Half of all children in inner London live below the poverty line, the London Child Poverty Commission (LCPC) found.
The commission has called for an increase in child tax credits
It revealed 41% of the 650,000 children in Greater London also live in a household with an income of less than 60% of the national average.
The commission wants the government and employers to raise salaries and increase employment in the capital.
The LCPC said it was "hard to believe" such child poverty existed "in one of the richest cities in the world".
The LCPC is an independent body which was set up by the mayor of London and London Councils in February 2006.
Its report found that families living in social housing, single-parent families, and some black and ethnic minority groups faced higher risks of poverty.
LCPC chair Carey Oppenheim said the report identified "practical steps which can have an impact now and in the future".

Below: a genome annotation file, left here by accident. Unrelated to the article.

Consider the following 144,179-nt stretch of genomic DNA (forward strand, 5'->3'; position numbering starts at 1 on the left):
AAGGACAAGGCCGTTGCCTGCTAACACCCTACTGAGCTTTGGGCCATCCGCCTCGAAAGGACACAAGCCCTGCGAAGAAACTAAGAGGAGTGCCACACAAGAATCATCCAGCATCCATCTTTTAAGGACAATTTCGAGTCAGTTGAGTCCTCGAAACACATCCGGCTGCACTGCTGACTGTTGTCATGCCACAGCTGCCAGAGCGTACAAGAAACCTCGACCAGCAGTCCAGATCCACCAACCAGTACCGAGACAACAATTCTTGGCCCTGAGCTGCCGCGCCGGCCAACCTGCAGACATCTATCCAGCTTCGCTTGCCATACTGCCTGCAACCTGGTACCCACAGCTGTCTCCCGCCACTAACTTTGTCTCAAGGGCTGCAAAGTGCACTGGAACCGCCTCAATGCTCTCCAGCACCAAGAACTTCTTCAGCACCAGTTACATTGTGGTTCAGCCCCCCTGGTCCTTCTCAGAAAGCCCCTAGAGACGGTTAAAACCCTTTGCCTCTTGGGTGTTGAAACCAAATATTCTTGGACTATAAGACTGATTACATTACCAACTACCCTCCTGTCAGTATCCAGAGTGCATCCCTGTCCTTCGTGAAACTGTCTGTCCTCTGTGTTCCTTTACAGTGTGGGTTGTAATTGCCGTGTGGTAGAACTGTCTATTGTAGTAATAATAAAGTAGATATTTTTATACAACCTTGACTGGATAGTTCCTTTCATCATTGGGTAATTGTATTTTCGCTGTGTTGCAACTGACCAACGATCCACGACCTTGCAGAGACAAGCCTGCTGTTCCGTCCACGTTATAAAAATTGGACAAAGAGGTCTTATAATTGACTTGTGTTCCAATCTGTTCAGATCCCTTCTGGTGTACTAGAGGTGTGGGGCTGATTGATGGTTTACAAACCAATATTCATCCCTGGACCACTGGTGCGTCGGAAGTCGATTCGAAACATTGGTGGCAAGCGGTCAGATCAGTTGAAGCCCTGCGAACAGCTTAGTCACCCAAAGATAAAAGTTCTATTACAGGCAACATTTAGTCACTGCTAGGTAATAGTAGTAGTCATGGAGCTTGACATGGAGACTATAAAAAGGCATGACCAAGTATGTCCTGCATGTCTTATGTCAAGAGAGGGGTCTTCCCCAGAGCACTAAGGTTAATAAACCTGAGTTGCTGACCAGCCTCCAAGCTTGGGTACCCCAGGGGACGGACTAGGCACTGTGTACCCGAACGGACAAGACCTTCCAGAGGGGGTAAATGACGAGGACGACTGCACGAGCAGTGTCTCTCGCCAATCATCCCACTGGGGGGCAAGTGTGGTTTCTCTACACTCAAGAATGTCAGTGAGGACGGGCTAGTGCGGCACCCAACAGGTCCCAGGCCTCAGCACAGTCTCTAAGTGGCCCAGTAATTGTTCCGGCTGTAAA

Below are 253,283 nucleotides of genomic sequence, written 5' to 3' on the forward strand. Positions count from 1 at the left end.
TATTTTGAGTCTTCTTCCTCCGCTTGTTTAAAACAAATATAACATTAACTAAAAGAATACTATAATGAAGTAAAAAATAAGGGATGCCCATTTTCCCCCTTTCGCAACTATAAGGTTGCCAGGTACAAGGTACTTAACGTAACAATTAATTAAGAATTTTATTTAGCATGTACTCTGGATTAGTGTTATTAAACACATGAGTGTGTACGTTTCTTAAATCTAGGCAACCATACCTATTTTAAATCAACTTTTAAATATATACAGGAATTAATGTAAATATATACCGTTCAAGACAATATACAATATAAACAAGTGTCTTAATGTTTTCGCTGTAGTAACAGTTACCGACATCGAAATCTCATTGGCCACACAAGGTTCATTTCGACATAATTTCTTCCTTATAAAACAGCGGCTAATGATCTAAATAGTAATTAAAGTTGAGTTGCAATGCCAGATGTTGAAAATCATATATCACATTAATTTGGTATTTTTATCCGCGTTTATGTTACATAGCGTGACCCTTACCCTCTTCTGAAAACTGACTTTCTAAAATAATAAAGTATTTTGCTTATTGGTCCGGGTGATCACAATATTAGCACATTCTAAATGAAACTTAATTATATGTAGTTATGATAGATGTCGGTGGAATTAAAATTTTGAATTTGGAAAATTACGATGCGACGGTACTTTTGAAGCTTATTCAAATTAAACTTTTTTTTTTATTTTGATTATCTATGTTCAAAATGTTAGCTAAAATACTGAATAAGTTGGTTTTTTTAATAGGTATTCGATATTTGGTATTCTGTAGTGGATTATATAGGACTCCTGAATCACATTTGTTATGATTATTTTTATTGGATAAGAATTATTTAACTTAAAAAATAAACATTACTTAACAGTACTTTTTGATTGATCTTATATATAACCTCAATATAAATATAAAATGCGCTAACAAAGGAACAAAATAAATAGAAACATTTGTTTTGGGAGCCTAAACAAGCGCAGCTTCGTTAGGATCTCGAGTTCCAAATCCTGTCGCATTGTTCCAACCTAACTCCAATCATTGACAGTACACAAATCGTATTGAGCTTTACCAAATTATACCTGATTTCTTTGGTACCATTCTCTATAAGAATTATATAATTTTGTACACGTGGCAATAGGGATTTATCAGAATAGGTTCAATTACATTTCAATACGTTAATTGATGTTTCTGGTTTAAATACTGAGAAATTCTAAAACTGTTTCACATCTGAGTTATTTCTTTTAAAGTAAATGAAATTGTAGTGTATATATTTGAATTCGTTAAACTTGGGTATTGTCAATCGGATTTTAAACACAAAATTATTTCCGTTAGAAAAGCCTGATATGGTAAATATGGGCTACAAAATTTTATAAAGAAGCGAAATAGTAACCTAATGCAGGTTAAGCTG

"But making an impact will only work if different players - whether it is government at national, regional or local level, employers, or people working directly with families and children - act in concert," Mr Oppenheim added.
The LCPC called for the introduction of a government minister with specific responsibility for cutting child poverty in London, and for an increase in child tax credit.
It also called for employers and trade unions to help low-paid workers and immigrants to develop their careers.
Employment minister Stephen Timms said: "In our capital we believe that work is the best route out of poverty, and we have seen numbers claiming unemployment benefit down by almost 150,000 over the last decade."